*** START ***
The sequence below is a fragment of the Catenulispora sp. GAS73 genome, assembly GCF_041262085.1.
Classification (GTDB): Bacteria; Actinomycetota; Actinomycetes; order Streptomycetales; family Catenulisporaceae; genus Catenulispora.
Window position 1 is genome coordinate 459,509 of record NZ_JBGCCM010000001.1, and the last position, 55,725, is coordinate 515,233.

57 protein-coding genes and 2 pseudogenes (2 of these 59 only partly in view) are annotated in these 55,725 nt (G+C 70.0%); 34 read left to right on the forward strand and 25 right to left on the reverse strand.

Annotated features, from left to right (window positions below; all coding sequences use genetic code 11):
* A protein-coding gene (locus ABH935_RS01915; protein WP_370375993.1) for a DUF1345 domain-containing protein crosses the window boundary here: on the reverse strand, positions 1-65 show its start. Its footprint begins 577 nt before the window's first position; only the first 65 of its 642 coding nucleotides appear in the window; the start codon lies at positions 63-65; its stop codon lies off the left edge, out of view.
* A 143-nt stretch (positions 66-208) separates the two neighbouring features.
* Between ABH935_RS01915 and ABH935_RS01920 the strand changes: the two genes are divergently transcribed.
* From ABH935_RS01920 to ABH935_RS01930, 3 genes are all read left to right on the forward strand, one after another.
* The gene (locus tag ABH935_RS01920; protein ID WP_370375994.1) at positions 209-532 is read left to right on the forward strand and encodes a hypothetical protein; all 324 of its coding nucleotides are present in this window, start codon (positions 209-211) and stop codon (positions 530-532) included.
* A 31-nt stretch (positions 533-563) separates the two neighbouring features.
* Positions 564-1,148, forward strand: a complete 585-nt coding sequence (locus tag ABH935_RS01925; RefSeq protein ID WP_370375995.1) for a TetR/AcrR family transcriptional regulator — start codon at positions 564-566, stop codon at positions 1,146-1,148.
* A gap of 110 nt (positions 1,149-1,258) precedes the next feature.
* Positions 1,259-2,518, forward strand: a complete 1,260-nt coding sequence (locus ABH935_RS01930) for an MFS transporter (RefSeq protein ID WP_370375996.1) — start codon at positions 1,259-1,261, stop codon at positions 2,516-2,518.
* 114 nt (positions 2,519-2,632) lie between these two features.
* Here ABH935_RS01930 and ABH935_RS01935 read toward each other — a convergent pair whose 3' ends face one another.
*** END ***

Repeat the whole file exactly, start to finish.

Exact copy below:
The sequence below is a fragment of the Catenulispora sp. GAS73 genome, assembly GCF_041262085.1.
Classification (GTDB): Bacteria; Actinomycetota; Actinomycetes; order Streptomycetales; family Catenulisporaceae; genus Catenulispora.
Window position 1 is genome coordinate 459,509 of record NZ_JBGCCM010000001.1, and the last position, 55,725, is coordinate 515,233.

57 protein-coding genes and 2 pseudogenes (2 of these 59 only partly in view) are annotated in these 55,725 nt (G+C 70.0%); 34 read left to right on the forward strand and 25 right to left on the reverse strand.

Annotated features, from left to right (window positions below; all coding sequences use genetic code 11):
* A protein-coding gene (locus ABH935_RS01915; protein WP_370375993.1) for a DUF1345 domain-containing protein crosses the window boundary here: on the reverse strand, positions 1-65 show its start. Its footprint begins 577 nt before the window's first position; only the first 65 of its 642 coding nucleotides appear in the window; the start codon lies at positions 63-65; its stop codon lies off the left edge, out of view.
* A 143-nt stretch (positions 66-208) separates the two neighbouring features.
* Between ABH935_RS01915 and ABH935_RS01920 the strand changes: the two genes are divergently transcribed.
* From ABH935_RS01920 to ABH935_RS01930, 3 genes are all read left to right on the forward strand, one after another.
* The gene (locus tag ABH935_RS01920; protein ID WP_370375994.1) at positions 209-532 is read left to right on the forward strand and encodes a hypothetical protein; all 324 of its coding nucleotides are present in this window, start codon (positions 209-211) and stop codon (positions 530-532) included.
* A 31-nt stretch (positions 533-563) separates the two neighbouring features.
* Positions 564-1,148, forward strand: a complete 585-nt coding sequence (locus tag ABH935_RS01925; RefSeq protein ID WP_370375995.1) for a TetR/AcrR family transcriptional regulator — start codon at positions 564-566, stop codon at positions 1,146-1,148.
* A gap of 110 nt (positions 1,149-1,258) precedes the next feature.
* Positions 1,259-2,518, forward strand: a complete 1,260-nt coding sequence (locus ABH935_RS01930) for an MFS transporter (RefSeq protein ID WP_370375996.1) — start codon at positions 1,259-1,261, stop codon at positions 2,516-2,518.
* 114 nt (positions 2,519-2,632) lie between these two features.
* Here ABH935_RS01930 and ABH935_RS01935 read toward each other — a convergent pair whose 3' ends face one another.